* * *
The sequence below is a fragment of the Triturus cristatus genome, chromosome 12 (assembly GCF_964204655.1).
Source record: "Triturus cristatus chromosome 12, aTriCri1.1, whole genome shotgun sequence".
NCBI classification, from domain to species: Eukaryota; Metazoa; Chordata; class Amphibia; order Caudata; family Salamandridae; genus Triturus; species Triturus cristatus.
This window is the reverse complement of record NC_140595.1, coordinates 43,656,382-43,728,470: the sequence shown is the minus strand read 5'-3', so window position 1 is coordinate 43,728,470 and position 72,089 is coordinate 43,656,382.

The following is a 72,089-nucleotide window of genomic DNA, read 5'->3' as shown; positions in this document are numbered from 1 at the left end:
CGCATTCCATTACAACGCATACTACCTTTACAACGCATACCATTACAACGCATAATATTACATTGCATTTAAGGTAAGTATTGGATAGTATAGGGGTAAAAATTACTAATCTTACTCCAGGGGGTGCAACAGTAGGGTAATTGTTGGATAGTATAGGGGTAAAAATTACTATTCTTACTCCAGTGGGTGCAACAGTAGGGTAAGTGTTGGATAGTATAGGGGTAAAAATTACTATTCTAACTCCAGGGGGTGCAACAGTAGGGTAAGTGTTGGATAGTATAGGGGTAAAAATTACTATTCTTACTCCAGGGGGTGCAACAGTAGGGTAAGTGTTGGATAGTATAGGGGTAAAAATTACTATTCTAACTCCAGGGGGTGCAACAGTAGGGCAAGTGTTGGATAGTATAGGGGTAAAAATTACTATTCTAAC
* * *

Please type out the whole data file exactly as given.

The sequence below is a fragment of the Triturus cristatus genome, chromosome 12 (assembly GCF_964204655.1).
Source record: "Triturus cristatus chromosome 12, aTriCri1.1, whole genome shotgun sequence".
NCBI classification, from domain to species: Eukaryota; Metazoa; Chordata; class Amphibia; order Caudata; family Salamandridae; genus Triturus; species Triturus cristatus.
This window is the reverse complement of record NC_140595.1, coordinates 43,656,382-43,728,470: the sequence shown is the minus strand read 5'-3', so window position 1 is coordinate 43,728,470 and position 72,089 is coordinate 43,656,382.

The following is a 72,089-nucleotide window of genomic DNA, read 5'->3' as shown; positions in this document are numbered from 1 at the left end:
CGCATTCCATTACAACGCATACTACCTTTACAACGCATACCATTACAACGCATAATATTACATTGCATTTAAGGTAAGTATTGGATAGTATAGGGGTAAAAATTACTAATCTTACTCCAGGGGGTGCAACAGTAGGGTAATTGTTGGATAGTATAGGGGTAAAAATTACTATTCTTACTCCAGTGGGTGCAACAGTAGGGTAAGTGTTGGATAGTATAGGGGTAAAAATTACTATTCTAACTCCAGGGGGTGCAACAGTAGGGTAAGTGTTGGATAGTATAGGGGTAAAAATTACTATTCTTACTCCAGGGGGTGCAACAGTAGGGTAAGTGTTGGATAGTATAGGGGTAAAAATTACTATTCTAACTCCAGGGGGTGCAACAGTAGGGCAAGTGTTGGATAGTATAGGGGTAAAAATTACTATTCTAAC